In this scope, for example, the Court found a violation of the right to the protection of personal data under the right to respect for private life in a given case where the content of the applicant’s correspondence via his corporate e-mail account had been examined by his employer and his employment contract had been accordingly terminated in the absence of necessary constitutional safeguards.11 Similarly, it was concluded in another case, where the substantial allegations of the applicant who had been unjustly forced to quit work were not addressed by the inferior courts, that the State failed to fulfil its positive obligations and that therefore, right to respect for private life was violated.12

Esteemed Guests,

In conclusion, securing the right to respect for private life and privacy is extremely important for the protection and improvement of individual's corporeal and spiritual existence, autonomy and freedom. In addition, it should be borne in mind that a State governed by the rule of law, where fundamental rights and freedoms are secured and legal certainty is ensured, is a sine qua non for a welfare state.

As a matter of fact, like anything not new under the sun, this phrase is not a new one. Hayreddin Pasha, who once served as the Grand Vizier of the Ottoman Empire, made such a determination years ago and passed it down to us in the book he wrote. According to Hayreddin Pasha, who had shared his observations on the institutions of the European countries he had visited in the book that he had published eight years before the proclamation of the Ottoman Constitution (Kanun-î Esasi), “the countries that have reached the highest levels of prosperity are those that put in place the principles of freedom and the constitution in the form of political reforms”.13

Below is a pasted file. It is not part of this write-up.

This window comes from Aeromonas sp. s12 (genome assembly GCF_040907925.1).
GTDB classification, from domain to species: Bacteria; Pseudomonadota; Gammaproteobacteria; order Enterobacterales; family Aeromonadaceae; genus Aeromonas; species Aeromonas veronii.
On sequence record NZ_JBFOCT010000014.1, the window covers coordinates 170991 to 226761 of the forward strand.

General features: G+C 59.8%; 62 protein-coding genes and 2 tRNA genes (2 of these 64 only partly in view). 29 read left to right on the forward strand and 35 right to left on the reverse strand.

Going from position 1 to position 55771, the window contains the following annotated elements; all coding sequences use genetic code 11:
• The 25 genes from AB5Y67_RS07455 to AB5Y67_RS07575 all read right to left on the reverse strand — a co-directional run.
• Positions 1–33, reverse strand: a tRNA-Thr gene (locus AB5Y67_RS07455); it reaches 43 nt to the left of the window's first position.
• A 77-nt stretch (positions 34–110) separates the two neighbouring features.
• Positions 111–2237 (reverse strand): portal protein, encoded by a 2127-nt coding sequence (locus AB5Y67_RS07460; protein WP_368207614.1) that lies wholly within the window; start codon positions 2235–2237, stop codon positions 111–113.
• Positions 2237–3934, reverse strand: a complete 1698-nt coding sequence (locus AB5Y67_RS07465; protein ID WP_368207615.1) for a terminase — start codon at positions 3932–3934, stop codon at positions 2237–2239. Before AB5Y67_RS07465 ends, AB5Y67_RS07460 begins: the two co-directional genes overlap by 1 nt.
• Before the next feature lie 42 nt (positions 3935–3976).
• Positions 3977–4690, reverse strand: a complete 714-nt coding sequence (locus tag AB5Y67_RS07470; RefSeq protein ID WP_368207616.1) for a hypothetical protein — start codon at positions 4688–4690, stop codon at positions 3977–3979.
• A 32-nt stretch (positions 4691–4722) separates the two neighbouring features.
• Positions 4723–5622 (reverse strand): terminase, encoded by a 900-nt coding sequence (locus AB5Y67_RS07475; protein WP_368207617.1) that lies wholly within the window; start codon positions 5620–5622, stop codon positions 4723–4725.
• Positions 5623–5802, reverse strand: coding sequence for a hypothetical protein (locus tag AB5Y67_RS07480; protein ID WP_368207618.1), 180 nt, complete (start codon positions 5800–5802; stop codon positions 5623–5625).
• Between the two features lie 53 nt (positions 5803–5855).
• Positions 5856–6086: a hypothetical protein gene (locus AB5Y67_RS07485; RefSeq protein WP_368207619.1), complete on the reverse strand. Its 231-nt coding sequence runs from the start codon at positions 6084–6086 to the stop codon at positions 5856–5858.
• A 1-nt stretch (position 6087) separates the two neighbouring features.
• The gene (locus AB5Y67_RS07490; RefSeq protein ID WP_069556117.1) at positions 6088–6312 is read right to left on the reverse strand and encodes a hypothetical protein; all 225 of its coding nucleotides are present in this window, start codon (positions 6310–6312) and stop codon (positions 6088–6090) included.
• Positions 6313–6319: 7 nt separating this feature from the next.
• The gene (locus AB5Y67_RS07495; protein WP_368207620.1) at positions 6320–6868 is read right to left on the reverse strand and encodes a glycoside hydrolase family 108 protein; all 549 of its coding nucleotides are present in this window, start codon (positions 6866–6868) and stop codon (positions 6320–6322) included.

Undoubtedly, as it was in the past, today it is primarily incumbent upon the judiciary to put in place the principles of freedom as well as the Constitution. When this duty is duly fulfilled, confidence in the judiciary will increase to the level desired. For this very reason, as members of the judiciary, we have to constantly assess and revise ourselves through self-criticism and accounting. This is our duty of conscience to law, justice and in the last instance to our nation.

Esteemed Guests,

Distinguished Participants,

Ending my speech, I would like to congratulate my colleagues who have undertaken a role in the organisation of this Symposium and express my thanks to everyone for their valuable participation.

I would like to once again express my gratitude to you all for your attendance at the Symposium and wish you health and prosperity.


Prof. Dr. Zühtü ARSLAN
The Constitutional Court of the Republic of Türkiye




The Politics of Aristotle or A Treatise on Government, Everyman’s Library, trans. W. Ellis, (London: J.M. Dent & Sons Ltd., 1912), Chapter II, 1253a, p. 5.

2 Ebü’l-Hasen El-Mâverdî, Dürerü’s-Sülûk Fî Siyâseti’l-Mülûk: Mâverdî’nin Siyâsetnâmesi, Prepared by A. Arı, (İstanbul, Türkiye Yazma Eserler Kurumu Başkanlığı Yayınları), 2019, p. 68.

3 Jeremy Bentham, Panoptikon: Gözün İktidarı, 3rd Edition, trans. B. Çoban and Z. Özarslan, (İstanbul: Su Yayınları, 2019), p.74.

4 George Orwell, 1984, Signet Classics, Penguin Random House LLC, Berkeley 1950, p. 3.

5 Orwell, ibid., p. 205-206.

6 Michel Foucault (1996) Truth and Juridical Forms, Social Identities, 2:3, 327-342, DOI: 10.1080/13504639652213.

7 Court’s decision no. E. 2020/82, K. 2021/20, 18 March 2021, § 7.

8 Fatih Saraman [Plenary], no. 2014/7256, 27 February 2019, § 82.

9 Tamer Mahmutoğlu [Plenary], no. 2017/38953, 23 July 2020, §§ 85-90.

10 Mehmet Çetinkaya and D.K. [Plenary], No. 2018/27392, 15 April 2021, § 49.

11 E.Ü. [Plenary], No. 2016/13010, 17 September 2020.

12 T.A.A., No. 2014/19081, 1 February 2017.

13 Tunuslu Hayreddin Paşa, Ülkelerin Durumunu Öğrenmek İçin En Doğru Yol- Akvemü’l- Mesâlik fî Marifeti Ahvâlü’l-Memâlik, trans. S. Muhammed, (İstanbul: Büyüyenay Yayınları, 2017), p.132.